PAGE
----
I had a conversation with someone recently who was anxious about an important forthcoming meeting. As we often do, he had expectations and hopes. He was very invested in the outcome and potential significance of the meeting. He was concerned things wouldn’t go as he wanted them to.
He was afraid of disappointment. He worried about how he would be perceived by the other person. He felt the meeting could affect his future and not knowing which way the meeting would lead, he played out different scenarios in his head. The meeting was with someone he didn’t know. All he knew was that he didn’t know what would happen. And so he was anxious because there were more unknowns than knowns.
There was no way of predicting the future; that meeting or its outcome.
I asked him what would make him less anxious.
With great insight he finally replied “I’ll be fine if I can get out of the way”.
If we get in our own way, we project all sorts of things into a situation that aren’t actually there. We can in effect create the negative image we have constructed. In our attempt and desire to make what we want happen, through volition and ego, we distress the situation. Have you ever been in the situation where you worried so much about something going wrong your worry actually made the situation go wrong? I know I have, and in retrospect realised that if I’d let things unfold – simply had trust – they would have gone better. My anxiety and I got in the way of the process and filled the space.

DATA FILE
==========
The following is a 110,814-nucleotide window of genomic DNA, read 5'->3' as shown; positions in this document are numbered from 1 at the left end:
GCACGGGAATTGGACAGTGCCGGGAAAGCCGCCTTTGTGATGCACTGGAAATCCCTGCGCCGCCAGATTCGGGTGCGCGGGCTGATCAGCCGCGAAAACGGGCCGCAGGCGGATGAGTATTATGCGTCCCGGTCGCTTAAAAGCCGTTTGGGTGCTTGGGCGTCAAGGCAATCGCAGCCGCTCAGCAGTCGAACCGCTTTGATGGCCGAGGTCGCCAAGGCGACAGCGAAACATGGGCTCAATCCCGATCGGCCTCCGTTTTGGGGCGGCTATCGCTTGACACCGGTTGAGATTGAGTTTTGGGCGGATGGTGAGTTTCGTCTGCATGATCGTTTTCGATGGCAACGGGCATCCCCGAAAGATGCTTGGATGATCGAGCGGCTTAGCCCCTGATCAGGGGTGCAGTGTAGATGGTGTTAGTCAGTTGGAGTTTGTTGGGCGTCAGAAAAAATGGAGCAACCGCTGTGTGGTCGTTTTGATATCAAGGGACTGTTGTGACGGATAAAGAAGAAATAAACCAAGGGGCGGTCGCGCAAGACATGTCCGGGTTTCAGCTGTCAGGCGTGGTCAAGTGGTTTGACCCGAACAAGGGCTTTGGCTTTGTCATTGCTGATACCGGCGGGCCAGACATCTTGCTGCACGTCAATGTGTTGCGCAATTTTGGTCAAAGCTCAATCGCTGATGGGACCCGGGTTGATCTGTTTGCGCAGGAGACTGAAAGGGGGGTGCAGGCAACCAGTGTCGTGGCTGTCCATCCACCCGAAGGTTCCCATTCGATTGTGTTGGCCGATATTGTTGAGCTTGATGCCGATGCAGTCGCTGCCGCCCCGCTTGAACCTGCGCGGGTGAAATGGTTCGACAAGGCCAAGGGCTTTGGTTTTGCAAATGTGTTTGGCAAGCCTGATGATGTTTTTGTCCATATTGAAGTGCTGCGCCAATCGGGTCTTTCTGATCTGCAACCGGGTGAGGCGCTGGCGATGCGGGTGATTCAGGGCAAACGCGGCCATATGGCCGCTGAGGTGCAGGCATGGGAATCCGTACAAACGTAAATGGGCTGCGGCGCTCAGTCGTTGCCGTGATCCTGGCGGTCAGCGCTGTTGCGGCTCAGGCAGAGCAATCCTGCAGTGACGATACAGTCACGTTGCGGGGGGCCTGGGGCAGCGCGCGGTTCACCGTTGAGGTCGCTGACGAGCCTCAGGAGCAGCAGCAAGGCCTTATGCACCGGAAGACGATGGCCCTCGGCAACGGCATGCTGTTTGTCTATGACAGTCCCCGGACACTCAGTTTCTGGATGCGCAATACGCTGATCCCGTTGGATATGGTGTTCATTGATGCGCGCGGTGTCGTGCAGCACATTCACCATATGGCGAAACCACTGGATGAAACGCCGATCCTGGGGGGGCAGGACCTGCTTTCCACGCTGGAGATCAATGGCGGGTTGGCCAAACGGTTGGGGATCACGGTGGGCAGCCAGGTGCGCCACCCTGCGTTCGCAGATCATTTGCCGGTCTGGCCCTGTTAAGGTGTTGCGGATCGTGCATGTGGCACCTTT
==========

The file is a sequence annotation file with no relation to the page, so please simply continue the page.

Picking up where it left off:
In effect, we materialise our own worse case scenario by getting in the way, stepping right into the centre of the picture and making it all about us. Bringing too much with us, based on what we don’t know, because we want to know in advance. We want to predict and control the uncertain future.
To get out of our own way is to have trust. To have trust, we need to let go of the way we want things to go and allow them to happen, rather than feel we need to make them happen our way. In other words make allowances; treat leniently or lightly. To get out of our own head, away from our own story. To step back.
To step back enables opportunity and prevents us attempting to force a situation. It creates space. The more we think we know, the more likely we are to try and step into a situation. The more we recognise what we don’t know, the more likely we are to get out of our own way. Andy Puddicombe in the Headspace mindfulness meditations talks about the place of quiet confidence underneath out thoughts, which relates to the blue sky behind the clouds. In other words our natural order; uncrowded and uncluttered by our own undoings, mental fabrications and worries about what might be.
Wait and see. See what unfolds.
If we could predict the future there would be no anticipation and wonder. If we know everything, there would be no unknown. If we knew things were going to happen the way we wanted we would probably feel less invested.
So, next time you are anxious about something you don’t know, celebrate that position. It’s full of potential. If it doesn’t go the way you want or planned, let it. Show up as you are, open to possibility and opportunity and you are more likely to find it because you’ve allowed it.
Trust the process. It’s not about you.